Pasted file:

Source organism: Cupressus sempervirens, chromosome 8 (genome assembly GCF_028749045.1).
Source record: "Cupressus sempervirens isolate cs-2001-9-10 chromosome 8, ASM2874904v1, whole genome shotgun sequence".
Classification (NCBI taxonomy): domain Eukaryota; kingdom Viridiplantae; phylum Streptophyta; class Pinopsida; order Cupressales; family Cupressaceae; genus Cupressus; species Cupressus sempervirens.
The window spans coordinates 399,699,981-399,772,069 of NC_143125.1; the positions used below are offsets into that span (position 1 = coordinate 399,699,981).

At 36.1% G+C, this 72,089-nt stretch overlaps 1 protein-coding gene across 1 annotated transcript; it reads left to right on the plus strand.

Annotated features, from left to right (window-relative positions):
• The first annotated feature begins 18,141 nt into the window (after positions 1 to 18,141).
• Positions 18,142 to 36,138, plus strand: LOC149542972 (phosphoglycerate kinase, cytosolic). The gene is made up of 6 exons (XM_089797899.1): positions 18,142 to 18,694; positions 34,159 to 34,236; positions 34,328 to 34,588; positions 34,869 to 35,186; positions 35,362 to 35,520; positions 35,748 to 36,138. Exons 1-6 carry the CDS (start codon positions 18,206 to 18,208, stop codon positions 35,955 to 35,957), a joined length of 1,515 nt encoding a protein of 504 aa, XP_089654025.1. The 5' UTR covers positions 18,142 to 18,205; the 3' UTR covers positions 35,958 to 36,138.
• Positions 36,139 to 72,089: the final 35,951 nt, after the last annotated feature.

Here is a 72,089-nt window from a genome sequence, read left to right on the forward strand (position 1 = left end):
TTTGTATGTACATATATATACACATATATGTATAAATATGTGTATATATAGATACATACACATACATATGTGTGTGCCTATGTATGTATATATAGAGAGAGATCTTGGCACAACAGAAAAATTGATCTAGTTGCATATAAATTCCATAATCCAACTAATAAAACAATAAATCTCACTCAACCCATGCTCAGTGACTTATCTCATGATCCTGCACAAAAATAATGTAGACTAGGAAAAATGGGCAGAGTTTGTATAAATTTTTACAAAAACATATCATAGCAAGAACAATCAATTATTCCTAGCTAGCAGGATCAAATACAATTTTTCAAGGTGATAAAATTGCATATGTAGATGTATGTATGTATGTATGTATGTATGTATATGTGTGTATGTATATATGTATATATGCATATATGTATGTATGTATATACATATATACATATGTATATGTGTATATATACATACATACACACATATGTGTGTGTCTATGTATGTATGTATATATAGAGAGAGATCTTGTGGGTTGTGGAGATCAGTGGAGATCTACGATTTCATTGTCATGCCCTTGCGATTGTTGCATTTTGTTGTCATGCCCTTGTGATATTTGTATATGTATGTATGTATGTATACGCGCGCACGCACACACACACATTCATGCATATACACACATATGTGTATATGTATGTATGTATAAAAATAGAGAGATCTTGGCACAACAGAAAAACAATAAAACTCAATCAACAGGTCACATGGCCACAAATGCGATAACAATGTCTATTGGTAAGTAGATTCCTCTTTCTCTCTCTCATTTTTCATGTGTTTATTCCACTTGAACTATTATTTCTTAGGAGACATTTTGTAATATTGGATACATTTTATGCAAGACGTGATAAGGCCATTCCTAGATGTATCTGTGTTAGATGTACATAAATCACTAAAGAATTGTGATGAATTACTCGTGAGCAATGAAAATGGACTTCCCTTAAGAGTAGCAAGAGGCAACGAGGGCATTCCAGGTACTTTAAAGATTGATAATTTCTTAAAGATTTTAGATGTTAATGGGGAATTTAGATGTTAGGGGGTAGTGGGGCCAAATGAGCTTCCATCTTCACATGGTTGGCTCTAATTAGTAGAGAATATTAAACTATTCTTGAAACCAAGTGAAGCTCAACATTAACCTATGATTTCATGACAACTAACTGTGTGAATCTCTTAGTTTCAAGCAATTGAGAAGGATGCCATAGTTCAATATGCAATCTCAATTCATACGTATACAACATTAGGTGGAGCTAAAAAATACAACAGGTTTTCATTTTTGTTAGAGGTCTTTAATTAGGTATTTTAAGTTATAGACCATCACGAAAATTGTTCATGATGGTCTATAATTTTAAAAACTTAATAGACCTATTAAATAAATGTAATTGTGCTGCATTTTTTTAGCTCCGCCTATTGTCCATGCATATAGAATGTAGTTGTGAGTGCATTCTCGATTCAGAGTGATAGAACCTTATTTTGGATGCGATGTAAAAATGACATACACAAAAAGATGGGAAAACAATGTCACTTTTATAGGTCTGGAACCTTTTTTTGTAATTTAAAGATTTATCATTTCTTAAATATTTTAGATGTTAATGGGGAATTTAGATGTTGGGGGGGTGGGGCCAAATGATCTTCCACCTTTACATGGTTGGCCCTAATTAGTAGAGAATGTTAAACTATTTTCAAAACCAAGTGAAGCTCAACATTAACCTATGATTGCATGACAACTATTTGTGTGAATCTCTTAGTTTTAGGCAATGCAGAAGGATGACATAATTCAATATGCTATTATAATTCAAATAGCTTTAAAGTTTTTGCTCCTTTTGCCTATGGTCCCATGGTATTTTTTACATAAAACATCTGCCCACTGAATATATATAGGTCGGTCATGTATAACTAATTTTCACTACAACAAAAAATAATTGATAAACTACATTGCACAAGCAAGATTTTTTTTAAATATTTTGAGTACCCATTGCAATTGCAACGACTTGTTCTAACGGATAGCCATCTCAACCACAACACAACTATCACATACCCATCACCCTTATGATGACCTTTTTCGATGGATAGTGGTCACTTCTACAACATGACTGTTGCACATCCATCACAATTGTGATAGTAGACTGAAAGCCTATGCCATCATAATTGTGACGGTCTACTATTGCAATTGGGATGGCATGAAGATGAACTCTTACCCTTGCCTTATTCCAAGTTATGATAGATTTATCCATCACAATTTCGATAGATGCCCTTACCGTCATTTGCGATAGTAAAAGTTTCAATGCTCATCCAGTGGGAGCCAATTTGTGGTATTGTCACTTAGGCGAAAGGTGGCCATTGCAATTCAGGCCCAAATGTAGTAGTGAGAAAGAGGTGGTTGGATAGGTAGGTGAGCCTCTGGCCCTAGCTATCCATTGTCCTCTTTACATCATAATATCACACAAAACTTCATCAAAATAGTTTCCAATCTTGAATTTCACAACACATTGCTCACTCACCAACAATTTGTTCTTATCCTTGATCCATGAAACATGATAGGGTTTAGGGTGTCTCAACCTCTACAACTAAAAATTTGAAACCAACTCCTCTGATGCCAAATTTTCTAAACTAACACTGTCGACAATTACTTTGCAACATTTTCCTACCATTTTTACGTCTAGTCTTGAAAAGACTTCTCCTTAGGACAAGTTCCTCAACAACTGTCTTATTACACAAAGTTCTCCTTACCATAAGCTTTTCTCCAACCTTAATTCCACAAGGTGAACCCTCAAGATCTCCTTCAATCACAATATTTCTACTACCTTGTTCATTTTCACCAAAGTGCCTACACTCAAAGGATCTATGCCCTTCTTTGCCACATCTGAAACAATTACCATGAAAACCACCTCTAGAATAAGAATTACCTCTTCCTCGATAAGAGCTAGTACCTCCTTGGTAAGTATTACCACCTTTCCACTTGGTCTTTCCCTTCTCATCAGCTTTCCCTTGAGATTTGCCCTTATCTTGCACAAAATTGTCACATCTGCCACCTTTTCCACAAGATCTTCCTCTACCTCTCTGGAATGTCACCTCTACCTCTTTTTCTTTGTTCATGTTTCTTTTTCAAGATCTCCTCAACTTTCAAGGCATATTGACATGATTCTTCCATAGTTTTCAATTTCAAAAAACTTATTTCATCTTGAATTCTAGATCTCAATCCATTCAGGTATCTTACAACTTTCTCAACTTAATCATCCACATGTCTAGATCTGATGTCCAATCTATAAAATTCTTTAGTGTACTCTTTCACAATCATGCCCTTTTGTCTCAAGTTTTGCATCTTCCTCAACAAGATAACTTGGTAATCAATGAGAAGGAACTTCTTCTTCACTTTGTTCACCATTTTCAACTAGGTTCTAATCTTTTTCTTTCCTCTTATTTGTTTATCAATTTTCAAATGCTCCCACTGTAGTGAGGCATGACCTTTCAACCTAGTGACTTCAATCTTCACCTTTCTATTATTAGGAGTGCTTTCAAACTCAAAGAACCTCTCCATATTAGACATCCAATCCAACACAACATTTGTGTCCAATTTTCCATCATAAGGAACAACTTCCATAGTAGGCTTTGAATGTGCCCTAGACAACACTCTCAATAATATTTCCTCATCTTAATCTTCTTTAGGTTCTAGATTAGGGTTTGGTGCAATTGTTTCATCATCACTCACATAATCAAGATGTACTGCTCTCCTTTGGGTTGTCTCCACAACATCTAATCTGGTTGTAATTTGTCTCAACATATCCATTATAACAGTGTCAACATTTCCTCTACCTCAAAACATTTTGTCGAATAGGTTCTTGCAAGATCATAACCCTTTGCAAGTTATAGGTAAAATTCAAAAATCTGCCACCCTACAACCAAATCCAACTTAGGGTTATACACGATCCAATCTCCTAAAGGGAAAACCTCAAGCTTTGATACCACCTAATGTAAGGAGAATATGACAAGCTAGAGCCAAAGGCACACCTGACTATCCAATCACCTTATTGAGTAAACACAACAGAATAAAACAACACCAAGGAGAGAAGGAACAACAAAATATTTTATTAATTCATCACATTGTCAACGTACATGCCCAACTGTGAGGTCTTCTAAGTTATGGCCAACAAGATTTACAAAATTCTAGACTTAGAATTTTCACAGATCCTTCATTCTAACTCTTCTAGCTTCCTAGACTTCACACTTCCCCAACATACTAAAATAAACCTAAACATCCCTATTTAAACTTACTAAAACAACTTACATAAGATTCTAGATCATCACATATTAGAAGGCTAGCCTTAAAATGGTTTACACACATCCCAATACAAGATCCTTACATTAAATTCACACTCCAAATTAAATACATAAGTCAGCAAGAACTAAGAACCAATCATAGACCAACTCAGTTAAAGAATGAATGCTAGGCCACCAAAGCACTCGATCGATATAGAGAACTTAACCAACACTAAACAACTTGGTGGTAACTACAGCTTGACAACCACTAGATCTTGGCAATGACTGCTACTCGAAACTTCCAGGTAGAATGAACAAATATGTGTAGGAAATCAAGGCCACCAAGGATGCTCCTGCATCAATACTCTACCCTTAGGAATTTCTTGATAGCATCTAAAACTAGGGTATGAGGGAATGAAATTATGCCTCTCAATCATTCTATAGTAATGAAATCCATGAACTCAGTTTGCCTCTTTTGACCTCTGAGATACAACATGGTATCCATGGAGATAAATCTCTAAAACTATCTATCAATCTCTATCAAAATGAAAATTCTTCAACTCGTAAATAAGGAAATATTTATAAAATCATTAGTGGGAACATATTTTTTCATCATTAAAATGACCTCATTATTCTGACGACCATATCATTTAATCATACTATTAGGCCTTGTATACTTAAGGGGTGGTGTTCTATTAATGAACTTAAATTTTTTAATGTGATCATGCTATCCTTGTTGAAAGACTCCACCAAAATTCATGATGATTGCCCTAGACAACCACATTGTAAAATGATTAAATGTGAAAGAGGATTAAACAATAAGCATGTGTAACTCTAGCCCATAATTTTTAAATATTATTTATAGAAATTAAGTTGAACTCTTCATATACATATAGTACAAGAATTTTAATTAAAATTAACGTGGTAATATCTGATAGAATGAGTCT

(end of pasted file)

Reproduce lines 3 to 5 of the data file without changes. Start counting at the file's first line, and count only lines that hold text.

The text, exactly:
Classification (NCBI taxonomy): domain Eukaryota; kingdom Viridiplantae; phylum Streptophyta; class Pinopsida; order Cupressales; family Cupressaceae; genus Cupressus; species Cupressus sempervirens.
The window spans coordinates 399,699,981-399,772,069 of NC_143125.1; the positions used below are offsets into that span (position 1 = coordinate 399,699,981).

At 36.1% G+C, this 72,089-nt stretch overlaps 1 protein-coding gene across 1 annotated transcript; it reads left to right on the plus strand.